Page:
As for the teachers, the required paperwork has greatly increased. If you have volunteer staff who are also teachers, be sensitive to their added time constraints. For all of the other teachers you know, find a way to bless them through this mass of paper.  This is their one big complaint.

Remember the grading system of A, B, C, D or F?  Now there is an H for at least one school system.  An H stands for half failing.  Students who get an “H” will be able to re-take the class or the part of it they failed the next semester through Saturday school, after school or online.  If a student fails to take advantage of those opportunities or doesn’t succeed at them, the result will be a regular failing grade. A student’s final transcript would not reflect the “H” grade.  (WoodTV.com, December 3, 2008)

Today there are one million students who are not going to a school building for their education. Nor are they homeschooled.  They are getting their public education online.  My school system has its own online high school which is open to all students who are enrolled in a regular high school, rising ninth-graders, and home-schooled students.  In 2007, enrollment in online learning programs nationwide reached 1 million students.  Michael Horn, executive director of education at Innosight Institute, says, “Our projections show that 50 percent of high school courses will be taught online by 2019. It’s about one percent right now.”  (Reuters.com, July 7, 2008)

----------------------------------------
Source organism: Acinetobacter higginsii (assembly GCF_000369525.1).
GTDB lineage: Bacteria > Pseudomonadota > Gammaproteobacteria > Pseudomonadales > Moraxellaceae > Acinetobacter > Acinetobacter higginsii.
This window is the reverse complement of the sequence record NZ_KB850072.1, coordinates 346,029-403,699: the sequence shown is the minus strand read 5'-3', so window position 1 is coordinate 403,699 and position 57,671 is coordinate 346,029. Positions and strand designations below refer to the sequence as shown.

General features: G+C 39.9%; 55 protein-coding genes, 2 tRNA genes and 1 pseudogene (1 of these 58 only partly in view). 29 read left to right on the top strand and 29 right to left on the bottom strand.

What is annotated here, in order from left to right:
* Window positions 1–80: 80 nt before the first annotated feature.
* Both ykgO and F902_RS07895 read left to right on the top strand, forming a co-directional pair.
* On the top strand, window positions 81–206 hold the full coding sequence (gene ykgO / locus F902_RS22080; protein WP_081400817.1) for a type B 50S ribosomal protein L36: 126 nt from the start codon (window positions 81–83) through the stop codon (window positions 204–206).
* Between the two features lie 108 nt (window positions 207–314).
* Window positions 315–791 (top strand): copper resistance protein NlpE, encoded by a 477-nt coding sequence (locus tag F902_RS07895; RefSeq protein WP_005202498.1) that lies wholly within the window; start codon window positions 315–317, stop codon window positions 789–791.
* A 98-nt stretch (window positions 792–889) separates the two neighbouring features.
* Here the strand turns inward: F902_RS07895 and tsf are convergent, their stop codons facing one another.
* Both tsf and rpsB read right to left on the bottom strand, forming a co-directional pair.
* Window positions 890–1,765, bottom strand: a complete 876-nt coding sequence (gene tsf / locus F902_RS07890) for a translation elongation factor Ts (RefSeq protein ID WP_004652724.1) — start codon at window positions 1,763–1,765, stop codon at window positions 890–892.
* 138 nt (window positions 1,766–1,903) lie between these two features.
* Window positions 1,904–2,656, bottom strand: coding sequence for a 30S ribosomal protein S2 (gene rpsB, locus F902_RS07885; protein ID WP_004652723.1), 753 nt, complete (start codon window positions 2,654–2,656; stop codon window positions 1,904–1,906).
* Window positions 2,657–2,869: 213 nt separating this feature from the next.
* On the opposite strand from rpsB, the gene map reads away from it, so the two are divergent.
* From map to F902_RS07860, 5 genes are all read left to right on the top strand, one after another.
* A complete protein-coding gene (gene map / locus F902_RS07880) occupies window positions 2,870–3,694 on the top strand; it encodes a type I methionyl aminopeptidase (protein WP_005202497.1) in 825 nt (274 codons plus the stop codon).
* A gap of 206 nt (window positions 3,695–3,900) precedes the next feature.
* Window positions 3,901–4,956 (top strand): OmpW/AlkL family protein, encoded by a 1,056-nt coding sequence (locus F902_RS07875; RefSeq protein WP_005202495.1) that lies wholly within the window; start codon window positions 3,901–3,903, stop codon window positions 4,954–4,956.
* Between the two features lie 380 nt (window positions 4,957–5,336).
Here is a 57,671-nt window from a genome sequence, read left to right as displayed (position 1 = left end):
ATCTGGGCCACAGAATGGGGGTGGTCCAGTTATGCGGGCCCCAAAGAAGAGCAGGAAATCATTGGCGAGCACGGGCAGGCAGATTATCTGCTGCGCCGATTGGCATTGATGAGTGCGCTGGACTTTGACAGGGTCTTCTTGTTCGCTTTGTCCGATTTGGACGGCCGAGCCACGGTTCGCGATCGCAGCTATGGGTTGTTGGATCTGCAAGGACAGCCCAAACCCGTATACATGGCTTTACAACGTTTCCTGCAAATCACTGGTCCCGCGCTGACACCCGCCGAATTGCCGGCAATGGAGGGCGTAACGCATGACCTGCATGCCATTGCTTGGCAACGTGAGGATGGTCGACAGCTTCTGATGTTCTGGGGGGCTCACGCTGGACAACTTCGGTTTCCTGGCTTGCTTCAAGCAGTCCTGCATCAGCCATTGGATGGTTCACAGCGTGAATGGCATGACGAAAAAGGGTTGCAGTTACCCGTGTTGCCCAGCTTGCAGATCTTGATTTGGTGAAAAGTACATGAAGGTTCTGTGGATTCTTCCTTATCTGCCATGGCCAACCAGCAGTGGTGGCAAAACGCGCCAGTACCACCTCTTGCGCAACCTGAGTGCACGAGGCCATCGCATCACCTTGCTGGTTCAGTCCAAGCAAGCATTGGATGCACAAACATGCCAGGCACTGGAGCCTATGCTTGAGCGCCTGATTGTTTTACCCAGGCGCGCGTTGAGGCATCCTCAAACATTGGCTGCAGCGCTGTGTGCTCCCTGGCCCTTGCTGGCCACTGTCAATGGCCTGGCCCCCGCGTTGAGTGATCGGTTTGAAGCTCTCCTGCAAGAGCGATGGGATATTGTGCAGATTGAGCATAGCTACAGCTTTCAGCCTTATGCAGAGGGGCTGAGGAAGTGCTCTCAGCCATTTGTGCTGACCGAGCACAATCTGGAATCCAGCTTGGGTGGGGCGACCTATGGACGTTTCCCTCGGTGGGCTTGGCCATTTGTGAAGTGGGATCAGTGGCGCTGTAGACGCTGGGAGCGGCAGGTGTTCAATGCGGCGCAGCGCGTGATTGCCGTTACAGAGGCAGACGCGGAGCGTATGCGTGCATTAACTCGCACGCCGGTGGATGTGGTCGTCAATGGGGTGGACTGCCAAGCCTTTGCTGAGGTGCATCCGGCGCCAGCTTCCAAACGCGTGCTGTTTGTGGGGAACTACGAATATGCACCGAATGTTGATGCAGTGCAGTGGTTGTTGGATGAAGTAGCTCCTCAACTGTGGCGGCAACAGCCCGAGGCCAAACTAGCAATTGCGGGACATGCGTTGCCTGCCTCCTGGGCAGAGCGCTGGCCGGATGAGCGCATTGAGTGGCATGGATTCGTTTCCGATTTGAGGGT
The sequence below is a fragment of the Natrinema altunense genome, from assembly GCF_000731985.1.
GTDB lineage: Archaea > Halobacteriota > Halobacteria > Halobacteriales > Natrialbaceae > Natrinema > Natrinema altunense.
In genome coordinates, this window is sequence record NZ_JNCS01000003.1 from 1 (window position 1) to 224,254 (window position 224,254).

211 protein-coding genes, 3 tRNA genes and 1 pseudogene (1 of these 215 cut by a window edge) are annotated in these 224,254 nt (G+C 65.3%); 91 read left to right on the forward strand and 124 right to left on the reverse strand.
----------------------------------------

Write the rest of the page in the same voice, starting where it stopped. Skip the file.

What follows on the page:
On top of all that, a new study has found out that online education is more effective than classroom education so expect more of education to move to the “learning by doing” that online education lends itself to.  (New York Times, August 19, 2009)

YM Question:  How will not having students in school buildings during school hours affect your youth ministry plans?